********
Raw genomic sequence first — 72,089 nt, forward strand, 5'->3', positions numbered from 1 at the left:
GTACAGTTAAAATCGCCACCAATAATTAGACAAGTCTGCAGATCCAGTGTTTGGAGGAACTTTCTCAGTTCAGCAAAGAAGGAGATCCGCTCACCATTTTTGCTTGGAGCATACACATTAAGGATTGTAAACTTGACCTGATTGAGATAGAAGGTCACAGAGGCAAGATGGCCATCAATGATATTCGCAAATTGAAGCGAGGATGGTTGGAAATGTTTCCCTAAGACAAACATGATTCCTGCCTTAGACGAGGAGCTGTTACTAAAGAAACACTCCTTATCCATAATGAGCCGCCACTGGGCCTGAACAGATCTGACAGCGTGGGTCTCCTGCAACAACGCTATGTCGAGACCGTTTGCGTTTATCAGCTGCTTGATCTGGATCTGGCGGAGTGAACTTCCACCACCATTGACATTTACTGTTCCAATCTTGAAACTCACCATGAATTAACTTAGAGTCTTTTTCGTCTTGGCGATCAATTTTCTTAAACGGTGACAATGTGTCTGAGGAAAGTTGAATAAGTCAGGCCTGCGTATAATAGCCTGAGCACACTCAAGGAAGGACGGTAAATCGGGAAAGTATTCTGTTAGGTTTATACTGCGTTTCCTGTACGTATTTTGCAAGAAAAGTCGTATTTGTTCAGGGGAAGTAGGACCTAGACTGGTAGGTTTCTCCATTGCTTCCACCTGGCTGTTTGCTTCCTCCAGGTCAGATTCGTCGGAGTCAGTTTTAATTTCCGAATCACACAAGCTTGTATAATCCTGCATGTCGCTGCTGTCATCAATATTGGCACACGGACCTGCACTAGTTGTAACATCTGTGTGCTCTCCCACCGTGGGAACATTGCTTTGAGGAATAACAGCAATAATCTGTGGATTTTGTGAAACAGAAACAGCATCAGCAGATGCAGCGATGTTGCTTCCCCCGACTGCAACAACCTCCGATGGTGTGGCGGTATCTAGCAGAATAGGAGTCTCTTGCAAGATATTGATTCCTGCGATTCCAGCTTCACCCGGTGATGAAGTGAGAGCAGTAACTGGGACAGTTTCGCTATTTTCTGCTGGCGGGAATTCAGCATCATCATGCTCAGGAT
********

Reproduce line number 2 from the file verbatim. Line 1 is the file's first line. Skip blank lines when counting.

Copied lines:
GTACAGTTAAAATCGCCACCAATAATTAGACAAGTCTGCAGATCCAGTGTTTGGAGGAACTTTCTCAGTTCAGCAAAGAAGGAGATCCGCTCACCATTTTTGCTTGGAGCATACACATTAAGGATTGTAAACTTGACCTGATTGAGATAGAAGGTCACAGAGGCAAGATGGCCATCAATGATATTCGCAAATTGAAGCGAGGATGGTTGGAAATGTTTCCCTAAGACAAACATGATTCCTGCCTTAGACGAGGAGCTGTTACTAAAGAAACACTCCTTATCCATAATGAGCCGCCACTGGGCCTGAACAGATCTGACAGCGTGGGTCTCCTGCAACAACGCTATGTCGAGACCGTTTGCGTTTATCAGCTGCTTGATCTGGATCTGGCGGAGTGAACTTCCACCACCATTGACATTTACTGTTCCAATCTTGAAACTCACCATGAATTAACTTAGAGTCTTTTTCGTCTTGGCGATCAATTTTCTTAAACGGTGACAATGTGTCTGAGGAAAGTTGAATAAGTCAGGCCTGCGTATAATAGCCTGAGCACACTCAAGGAAGGACGGTAAATCGGGAAAGTATTCTGTTAGGTTTATACTGCGTTTCCTGTACGTATTTTGCAAGAAAAGTCGTATTTGTTCAGGGGAAGTAGGACCTAGACTGGTAGGTTTCTCCATTGCTTCCACCTGGCTGTTTGCTTCCTCCAGGTCAGATTCGTCGGAGTCAGTTTTAATTTCCGAATCACACAAGCTTGTATAATCCTGCATGTCGCTGCTGTCATCAATATTGGCACACGGACCTGCACTAGTTGTAACATCTGTGTGCTCTCCCACCGTGGGAACATTGCTTTGAGGAATAACAGCAATAATCTGTGGATTTTGTGAAACAGAAACAGCATCAGCAGATGCAGCGATGTTGCTTCCCCCGACTGCAACAACCTCCGATGGTGTGGCGGTATCTAGCAGAATAGGAGTCTCTTGCAAGATATTGATTCCTGCGATTCCAGCTTCACCCGGTGATGAAGTGAGAGCAGTAACTGGGACAGTTTCGCTATTTTCTGCTGGCGGGAATTCAGCATCATCATGCTCAGGAT